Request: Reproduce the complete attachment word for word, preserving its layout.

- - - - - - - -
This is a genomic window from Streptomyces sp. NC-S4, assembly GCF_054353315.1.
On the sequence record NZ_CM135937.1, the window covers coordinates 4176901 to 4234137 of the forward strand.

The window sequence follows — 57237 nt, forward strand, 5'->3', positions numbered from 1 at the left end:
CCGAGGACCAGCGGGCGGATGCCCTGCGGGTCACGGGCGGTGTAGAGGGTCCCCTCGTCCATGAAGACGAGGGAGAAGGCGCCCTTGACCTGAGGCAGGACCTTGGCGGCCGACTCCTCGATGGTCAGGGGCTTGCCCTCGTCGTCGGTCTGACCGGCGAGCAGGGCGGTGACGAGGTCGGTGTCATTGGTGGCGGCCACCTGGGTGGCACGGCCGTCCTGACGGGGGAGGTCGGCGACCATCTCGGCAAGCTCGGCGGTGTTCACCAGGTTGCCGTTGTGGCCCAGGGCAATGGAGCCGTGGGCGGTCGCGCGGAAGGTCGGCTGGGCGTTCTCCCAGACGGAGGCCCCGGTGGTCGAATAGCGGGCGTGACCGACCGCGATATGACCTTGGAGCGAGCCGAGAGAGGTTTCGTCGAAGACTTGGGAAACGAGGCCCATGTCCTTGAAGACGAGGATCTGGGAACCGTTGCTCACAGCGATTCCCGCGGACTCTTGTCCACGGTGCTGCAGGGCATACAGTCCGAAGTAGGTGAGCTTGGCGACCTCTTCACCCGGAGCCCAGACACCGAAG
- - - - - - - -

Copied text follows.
This is a genomic window from Streptomyces sp. NC-S4, assembly GCF_054353315.1.
On the sequence record NZ_CM135937.1, the window covers coordinates 4176901 to 4234137 of the forward strand.

The window sequence follows — 57237 nt, forward strand, 5'->3', positions numbered from 1 at the left end:
CCGAGGACCAGCGGGCGGATGCCCTGCGGGTCACGGGCGGTGTAGAGGGTCCCCTCGTCCATGAAGACGAGGGAGAAGGCGCCCTTGACCTGAGGCAGGACCTTGGCGGCCGACTCCTCGATGGTCAGGGGCTTGCCCTCGTCGTCGGTCTGACCGGCGAGCAGGGCGGTGACGAGGTCGGTGTCATTGGTGGCGGCCACCTGGGTGGCACGGCCGTCCTGACGGGGGAGGTCGGCGACCATCTCGGCAAGCTCGGCGGTGTTCACCAGGTTGCCGTTGTGGCCCAGGGCAATGGAGCCGTGGGCGGTCGCGCGGAAGGTCGGCTGGGCGTTCTCCCAGACGGAGGCCCCGGTGGTCGAATAGCGGGCGTGACCGACCGCGATATGACCTTGGAGCGAGCCGAGAGAGGTTTCGTCGAAGACTTGGGAAACGAGGCCCATGTCCTTGAAGACGAGGATCTGGGAACCGTTGCTCACAGCGATTCCCGCGGACTCTTGTCCACGGTGCTGCAGGGCATACAGTCCGAAGTAGGTGAGCTTGGCGACCTCTTCACCCGGAGCCCAGACACCGAAG